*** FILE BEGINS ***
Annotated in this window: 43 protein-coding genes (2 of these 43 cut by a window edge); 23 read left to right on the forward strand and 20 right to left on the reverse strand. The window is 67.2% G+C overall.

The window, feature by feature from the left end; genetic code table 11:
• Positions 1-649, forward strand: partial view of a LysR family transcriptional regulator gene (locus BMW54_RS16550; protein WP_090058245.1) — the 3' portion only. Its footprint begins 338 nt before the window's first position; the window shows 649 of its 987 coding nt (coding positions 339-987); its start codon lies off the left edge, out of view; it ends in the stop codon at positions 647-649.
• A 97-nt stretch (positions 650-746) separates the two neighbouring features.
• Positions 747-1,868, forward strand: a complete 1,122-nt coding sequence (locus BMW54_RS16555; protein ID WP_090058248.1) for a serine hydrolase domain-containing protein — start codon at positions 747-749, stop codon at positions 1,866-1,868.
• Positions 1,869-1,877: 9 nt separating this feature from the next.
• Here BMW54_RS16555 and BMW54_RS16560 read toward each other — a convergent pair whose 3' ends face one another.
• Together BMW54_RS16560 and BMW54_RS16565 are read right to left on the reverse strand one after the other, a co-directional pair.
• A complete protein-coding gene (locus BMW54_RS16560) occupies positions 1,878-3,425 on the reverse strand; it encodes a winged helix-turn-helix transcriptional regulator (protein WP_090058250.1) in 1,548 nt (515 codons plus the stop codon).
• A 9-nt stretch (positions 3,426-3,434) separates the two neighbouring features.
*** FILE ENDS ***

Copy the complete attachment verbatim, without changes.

Annotated in this window: 43 protein-coding genes (2 of these 43 cut by a window edge); 23 read left to right on the forward strand and 20 right to left on the reverse strand. The window is 67.2% G+C overall.

The window, feature by feature from the left end; genetic code table 11:
• Positions 1-649, forward strand: partial view of a LysR family transcriptional regulator gene (locus BMW54_RS16550; protein WP_090058245.1) — the 3' portion only. Its footprint begins 338 nt before the window's first position; the window shows 649 of its 987 coding nt (coding positions 339-987); its start codon lies off the left edge, out of view; it ends in the stop codon at positions 647-649.
• A 97-nt stretch (positions 650-746) separates the two neighbouring features.
• Positions 747-1,868, forward strand: a complete 1,122-nt coding sequence (locus BMW54_RS16555; protein ID WP_090058248.1) for a serine hydrolase domain-containing protein — start codon at positions 747-749, stop codon at positions 1,866-1,868.
• Positions 1,869-1,877: 9 nt separating this feature from the next.
• Here BMW54_RS16555 and BMW54_RS16560 read toward each other — a convergent pair whose 3' ends face one another.
• Together BMW54_RS16560 and BMW54_RS16565 are read right to left on the reverse strand one after the other, a co-directional pair.
• A complete protein-coding gene (locus BMW54_RS16560) occupies positions 1,878-3,425 on the reverse strand; it encodes a winged helix-turn-helix transcriptional regulator (protein WP_090058250.1) in 1,548 nt (515 codons plus the stop codon).
• A 9-nt stretch (positions 3,426-3,434) separates the two neighbouring features.